By Barrett Seaman
On Day Two of life in the Yellow Zone for residents of Tarrytown and Sleepy Hollow, officials began to react and to share their thoughts with the public. Having postponed a scheduled Friday return to in-person classes, School Superintendent Christopher Borsari advised the school community on Saturday afternoon that all schools in the district will remain closed through Wednesday, November 25th, when Thanksgiving break begins. They will re-open, however, on Monday, November 30th when the district believes it will be ready to test 20% of returning students, staff and faculty, as required under state guidelines for Yellow Zones.
A key to the decision was the availability through the county Department of Health of rapid antigen testing kits at no cost to the district. A week’s hiatus, wrote Borsari, will also “allow time to acquire the tests, train staff, and coordinate the procedures both internally and with our partners at the Department of Health.”
Testing would continue to be required at the end of the second week. If infections rates fall to below 1.5% in the community as a whole, Yellow Zone restrictions would be lifted.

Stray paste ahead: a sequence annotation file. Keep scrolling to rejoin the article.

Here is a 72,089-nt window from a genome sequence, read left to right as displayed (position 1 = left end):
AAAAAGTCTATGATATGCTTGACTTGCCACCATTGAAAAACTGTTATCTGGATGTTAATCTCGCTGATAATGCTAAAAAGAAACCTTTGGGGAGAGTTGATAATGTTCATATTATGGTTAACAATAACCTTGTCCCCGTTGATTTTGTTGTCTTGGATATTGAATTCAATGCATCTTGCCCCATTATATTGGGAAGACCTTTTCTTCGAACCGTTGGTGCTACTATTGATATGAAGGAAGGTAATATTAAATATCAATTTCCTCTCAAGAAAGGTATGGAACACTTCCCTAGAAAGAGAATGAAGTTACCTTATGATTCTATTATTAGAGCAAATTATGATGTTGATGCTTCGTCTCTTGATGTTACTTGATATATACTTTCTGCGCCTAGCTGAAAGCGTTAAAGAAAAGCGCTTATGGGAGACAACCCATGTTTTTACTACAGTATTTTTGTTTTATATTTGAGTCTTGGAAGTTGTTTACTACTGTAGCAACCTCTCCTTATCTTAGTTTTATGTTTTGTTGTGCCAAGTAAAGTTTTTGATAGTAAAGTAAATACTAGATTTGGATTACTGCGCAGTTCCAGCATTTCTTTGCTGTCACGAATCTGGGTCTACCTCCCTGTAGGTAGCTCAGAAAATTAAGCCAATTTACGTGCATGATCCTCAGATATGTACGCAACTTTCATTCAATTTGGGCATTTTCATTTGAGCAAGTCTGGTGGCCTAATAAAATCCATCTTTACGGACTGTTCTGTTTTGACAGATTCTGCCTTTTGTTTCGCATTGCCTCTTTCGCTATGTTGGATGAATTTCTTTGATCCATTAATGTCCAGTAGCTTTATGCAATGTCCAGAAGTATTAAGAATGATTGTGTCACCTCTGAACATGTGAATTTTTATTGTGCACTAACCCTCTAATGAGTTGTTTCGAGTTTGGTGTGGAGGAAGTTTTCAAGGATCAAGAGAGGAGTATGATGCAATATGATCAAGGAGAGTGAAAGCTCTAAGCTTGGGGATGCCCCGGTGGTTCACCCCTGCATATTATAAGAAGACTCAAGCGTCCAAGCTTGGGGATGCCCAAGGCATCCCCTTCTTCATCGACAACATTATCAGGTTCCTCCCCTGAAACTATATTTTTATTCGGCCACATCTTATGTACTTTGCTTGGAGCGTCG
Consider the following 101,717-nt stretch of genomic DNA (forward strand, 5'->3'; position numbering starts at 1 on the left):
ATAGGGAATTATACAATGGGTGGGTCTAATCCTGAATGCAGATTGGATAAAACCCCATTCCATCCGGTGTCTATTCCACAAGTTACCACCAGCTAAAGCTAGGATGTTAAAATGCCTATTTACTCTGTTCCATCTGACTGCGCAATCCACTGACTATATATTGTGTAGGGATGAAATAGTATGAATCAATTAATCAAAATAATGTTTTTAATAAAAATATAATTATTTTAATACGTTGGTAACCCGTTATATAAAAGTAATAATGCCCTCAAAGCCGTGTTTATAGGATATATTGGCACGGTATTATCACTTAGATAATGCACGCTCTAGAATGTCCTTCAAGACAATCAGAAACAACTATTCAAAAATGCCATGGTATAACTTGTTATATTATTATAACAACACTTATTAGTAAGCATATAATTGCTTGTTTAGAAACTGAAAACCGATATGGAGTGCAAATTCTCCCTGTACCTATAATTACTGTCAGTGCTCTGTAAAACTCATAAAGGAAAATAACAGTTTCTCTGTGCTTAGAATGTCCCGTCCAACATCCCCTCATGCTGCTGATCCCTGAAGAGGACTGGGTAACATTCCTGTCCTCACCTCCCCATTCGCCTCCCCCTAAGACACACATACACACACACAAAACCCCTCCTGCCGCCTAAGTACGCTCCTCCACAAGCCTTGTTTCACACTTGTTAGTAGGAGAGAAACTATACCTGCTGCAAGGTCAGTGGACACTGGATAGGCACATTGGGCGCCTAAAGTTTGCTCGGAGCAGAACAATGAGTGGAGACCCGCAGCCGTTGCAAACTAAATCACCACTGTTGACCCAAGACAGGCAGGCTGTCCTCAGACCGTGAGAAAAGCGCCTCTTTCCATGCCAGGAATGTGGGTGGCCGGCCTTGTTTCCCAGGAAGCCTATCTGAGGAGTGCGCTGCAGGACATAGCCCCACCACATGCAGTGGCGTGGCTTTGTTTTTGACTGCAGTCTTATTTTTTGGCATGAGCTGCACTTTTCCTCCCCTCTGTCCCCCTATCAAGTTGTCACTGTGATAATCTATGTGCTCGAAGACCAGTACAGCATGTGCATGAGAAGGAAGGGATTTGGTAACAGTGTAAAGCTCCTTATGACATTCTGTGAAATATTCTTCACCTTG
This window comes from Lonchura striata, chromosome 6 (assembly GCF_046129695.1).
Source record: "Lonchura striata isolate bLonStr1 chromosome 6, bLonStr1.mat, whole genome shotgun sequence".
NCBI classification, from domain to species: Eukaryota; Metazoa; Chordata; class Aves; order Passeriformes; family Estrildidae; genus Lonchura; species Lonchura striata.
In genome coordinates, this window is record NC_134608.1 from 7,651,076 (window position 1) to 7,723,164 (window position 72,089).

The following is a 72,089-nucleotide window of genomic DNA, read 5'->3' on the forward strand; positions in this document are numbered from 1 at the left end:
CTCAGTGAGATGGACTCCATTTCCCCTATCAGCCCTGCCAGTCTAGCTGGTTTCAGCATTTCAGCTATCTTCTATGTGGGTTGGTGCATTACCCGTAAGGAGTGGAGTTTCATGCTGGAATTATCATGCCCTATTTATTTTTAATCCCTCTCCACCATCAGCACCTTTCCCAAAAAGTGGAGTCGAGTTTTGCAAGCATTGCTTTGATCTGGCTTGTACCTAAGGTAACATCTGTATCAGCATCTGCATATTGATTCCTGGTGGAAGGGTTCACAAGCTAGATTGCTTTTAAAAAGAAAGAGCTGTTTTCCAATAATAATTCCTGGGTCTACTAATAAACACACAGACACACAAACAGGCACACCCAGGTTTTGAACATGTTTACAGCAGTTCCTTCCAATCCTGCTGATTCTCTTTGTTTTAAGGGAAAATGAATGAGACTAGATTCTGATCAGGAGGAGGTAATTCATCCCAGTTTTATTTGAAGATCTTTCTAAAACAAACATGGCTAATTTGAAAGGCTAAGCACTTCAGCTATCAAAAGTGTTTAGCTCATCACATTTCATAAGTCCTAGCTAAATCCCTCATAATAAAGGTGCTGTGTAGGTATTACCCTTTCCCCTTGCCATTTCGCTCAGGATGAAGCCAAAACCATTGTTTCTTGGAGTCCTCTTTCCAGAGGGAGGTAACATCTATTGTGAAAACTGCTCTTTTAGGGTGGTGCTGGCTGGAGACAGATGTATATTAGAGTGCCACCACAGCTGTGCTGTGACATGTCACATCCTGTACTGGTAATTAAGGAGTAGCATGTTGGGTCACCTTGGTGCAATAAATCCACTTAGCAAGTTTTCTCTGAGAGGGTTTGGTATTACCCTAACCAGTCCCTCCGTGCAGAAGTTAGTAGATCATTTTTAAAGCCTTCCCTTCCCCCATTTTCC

“In the meantime,” concluded Borsari’s memo, “please continue to do your part by avoiding large gatherings and practicing the ‘Big Three’: wear a mask, wash/sanitize your hands and practice social distancing.”
A similar plea came Friday from Sleepy Hollow Mayor Ken Wray, who, in a memo to village residents, wrote, “A COVID Yellow Zone is like a Yellow Flag in racing or a Yellow Card in soccer. It means slow down, caution, and stop acting recklessly. It’s a warning.”
“– As a community, we have to come together; we must wear masks; and we must maintain social distances of at least 6 feet. There are many people who live and work in Sleepy Hollow who are elderly or immunocompromised and their lives depend on us doing the right thing. No one wants to get the virus, let alone transmit it to our friends and neighbors.
— My family, which had already scaled back our Thanksgiving dinner to less than 10 people, will now be staying in our respective homes and will not gather at all. I ask that you consider the same.”
What the Thanksgiving break will bring is the big unknown going into the holiday. Every official from the governor on down is worried that family get-togethers, parties and, students returning home from schools will send infection rates up more and extend restrictions.